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Dentist, 33, falls into locked-in syndrome after suffering stroke while he's carrying out 'gruelling' tooth extraction
Doctors told Mr Davies' family he had no prospect of any independent lifeThey said they have been amazed at his recovery over the past six months
16:52 GMT, 12 June 2012
A dentist suffered a near fatal stroke after performing a particularly gruelling tooth extraction.
Sporty Andy Davies, 33, managed to admit himself to hospital in Birmingham after falling ill in November 2011.
His stroke was so severe he experienced 'locked-in' syndrome and was unable to lift a limb, speak or breathe without a ventilator. His only way of communicating was through his eyelids.
Hopeful: Today Andy's condition is stable and he is gradually and slowly regaining strength and movement
Mr Davies's mother Barbara, from Liverpool, said Andy believed the extraction was probably to blame.
He began to suffer from headaches and neck pain before eventually admitting himself to hospital where it was discovered he'd torn an artery in his neck causing a bleed on his brain stem
Doctors at Birmingham's Queen Elizabeth hospital fought to save Mr Davies's life after the stroke.
He was then put into an induced coma by medical staff to allow his body to cope with the massive trauma he suffered last November.
Doctors caring for him have been amazed at his recovery from a bleed that could have easily killed him.
Mr Davies – who qualified at Birmingham and has a practice in the city – was unable to move at all for around 10 weeks until life began to flicker back into his hands and legs.
Today Andy’s condition is stable and he
is gradually and slowly regaining strength and movement, learning to
sit, stand, walk and talk again. The family are also hopeful he will
soon have sufficient strength to feed himself again.
He is currently being cared for at rehabilitation centre called Moseley Hall, in Birmingham, although his funding is due to run out in the next few months.
Mrs Davies, 27, said: 'My husband is an extraordinary man. He has achieved so much in his career and helped so many people.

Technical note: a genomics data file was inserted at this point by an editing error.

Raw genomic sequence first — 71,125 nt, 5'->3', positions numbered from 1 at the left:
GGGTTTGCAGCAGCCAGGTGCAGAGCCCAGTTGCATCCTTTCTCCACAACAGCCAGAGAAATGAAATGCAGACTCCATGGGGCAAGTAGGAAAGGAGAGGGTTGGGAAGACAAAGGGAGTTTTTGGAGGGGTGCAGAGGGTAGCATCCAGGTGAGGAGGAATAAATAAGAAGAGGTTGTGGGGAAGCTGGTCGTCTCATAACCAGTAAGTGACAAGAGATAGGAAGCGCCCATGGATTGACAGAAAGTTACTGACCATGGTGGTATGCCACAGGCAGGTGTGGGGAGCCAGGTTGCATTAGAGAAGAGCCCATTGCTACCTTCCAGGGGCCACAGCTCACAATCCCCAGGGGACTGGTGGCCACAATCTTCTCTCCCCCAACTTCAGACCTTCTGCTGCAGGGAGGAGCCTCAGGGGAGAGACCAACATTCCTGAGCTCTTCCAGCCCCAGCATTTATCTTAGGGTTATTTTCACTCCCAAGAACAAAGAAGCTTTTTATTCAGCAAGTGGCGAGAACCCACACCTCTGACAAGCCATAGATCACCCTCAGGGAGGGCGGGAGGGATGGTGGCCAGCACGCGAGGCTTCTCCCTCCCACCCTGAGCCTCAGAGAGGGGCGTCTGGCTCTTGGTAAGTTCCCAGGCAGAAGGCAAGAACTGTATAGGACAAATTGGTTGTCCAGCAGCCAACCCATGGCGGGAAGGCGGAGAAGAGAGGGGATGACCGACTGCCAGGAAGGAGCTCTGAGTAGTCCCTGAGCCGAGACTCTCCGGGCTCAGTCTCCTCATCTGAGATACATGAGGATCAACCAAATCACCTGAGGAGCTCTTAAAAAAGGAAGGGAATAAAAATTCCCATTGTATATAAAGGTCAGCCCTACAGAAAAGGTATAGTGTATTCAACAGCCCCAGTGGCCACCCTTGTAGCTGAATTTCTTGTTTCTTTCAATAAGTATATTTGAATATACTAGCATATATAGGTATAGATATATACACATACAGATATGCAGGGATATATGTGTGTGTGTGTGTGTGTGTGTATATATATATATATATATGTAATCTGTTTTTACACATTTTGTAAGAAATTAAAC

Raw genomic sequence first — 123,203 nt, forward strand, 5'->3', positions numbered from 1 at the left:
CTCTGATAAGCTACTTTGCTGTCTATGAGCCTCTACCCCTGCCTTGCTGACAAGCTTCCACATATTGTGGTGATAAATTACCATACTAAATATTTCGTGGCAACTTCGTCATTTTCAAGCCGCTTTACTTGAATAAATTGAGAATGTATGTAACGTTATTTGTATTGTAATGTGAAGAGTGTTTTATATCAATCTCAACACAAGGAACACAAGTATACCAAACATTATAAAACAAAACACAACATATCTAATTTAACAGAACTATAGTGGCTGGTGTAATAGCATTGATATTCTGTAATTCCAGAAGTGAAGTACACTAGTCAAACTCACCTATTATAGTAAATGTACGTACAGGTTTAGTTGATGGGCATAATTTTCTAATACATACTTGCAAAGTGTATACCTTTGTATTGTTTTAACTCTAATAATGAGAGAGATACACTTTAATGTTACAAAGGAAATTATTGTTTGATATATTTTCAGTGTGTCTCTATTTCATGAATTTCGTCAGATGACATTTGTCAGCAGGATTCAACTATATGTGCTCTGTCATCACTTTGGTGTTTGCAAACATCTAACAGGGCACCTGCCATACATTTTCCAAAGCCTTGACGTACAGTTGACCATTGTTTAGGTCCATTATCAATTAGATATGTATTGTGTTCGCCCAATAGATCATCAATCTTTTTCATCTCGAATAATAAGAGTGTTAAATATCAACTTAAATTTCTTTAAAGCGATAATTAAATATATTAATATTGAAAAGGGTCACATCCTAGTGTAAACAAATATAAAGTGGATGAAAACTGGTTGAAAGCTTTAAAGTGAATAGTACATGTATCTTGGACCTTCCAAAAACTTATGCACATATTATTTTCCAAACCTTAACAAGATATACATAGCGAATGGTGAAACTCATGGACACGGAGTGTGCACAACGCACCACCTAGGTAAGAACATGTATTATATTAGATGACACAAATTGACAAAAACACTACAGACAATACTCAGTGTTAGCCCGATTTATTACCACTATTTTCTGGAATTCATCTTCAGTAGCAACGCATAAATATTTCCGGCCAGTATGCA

'He has offered support to ex-offenders, drug users and single mums through his involvement with our church.
'Despite the poor prognosis offered by doctors after the stroke, I am confident Andy will make a recovery. This is a story of hope.'
Mr Davies was a keen climber and skier before his stroke
Andy, who had been a keen climber and skier, has been able to return to his home in Bourneville a couple of times. Last weekend he stayed overnight at home and was able to attend a friend’s wedding.
His mother Barbara added: 'The stroke was horrific and this has been a terrible ordeal for all the family.
'I would like to thank all the hospital staff who have helped Andy.'
Andy qualified at Birmingham University in 2002, becoming the first dyslexic to qualify as a UK dentist. Since then he has worked for the NHS in general dental practice in Birmingham where he met Emma. And the pair were married in 2008.
Mr Davies was the first dyslexic to qualify as a UK dentist. He hopes one day to return to work
Emma, a teacher said: 'We were told that if Andy survived he would be left with ‘Locked in Syndrome’ which would leave him unable to communicate or move with no prospect of any independent life. We were told to prepare for the worst and that people didn’t recover form such situations.'
She added: 'No one is quite sure what caused the stroke although Andy thinks the trigger was the tooth extraction which may have damaged the artery and caused it to split later.'
The couple are both Christians and Emma believes the power of prayer and the help of doctors has aided Andy’s remarkable recovery.
Emma said: 'We believe God answered our prayers when Andy was initially given no hope.'
Andy's mother said: 'He is now able to sit on the edge of a bed for three and a half minutes; when he first came to Moseley he could only sit for 30 seconds.
'His standing has also improved. Just ten weeks ago he started out using a standing frame, which mechanically raised him into a standing position and held him there.
'Now Andy no longer needs a hoist and can push himself up and briefly hold it there with the assistance of therapists, who help with the process.'
Emma said: 'Thousands of people round the world have been following Andy’s blog and have been praying for him. He’s come a long way since those dark days in November but there’s still a lot work to be done. We are hopeful that he will walk unaided again and we pray that he may one day go back to work.'
For Andy's blog visit http://andydaviesupdate.blogspot.co.uk/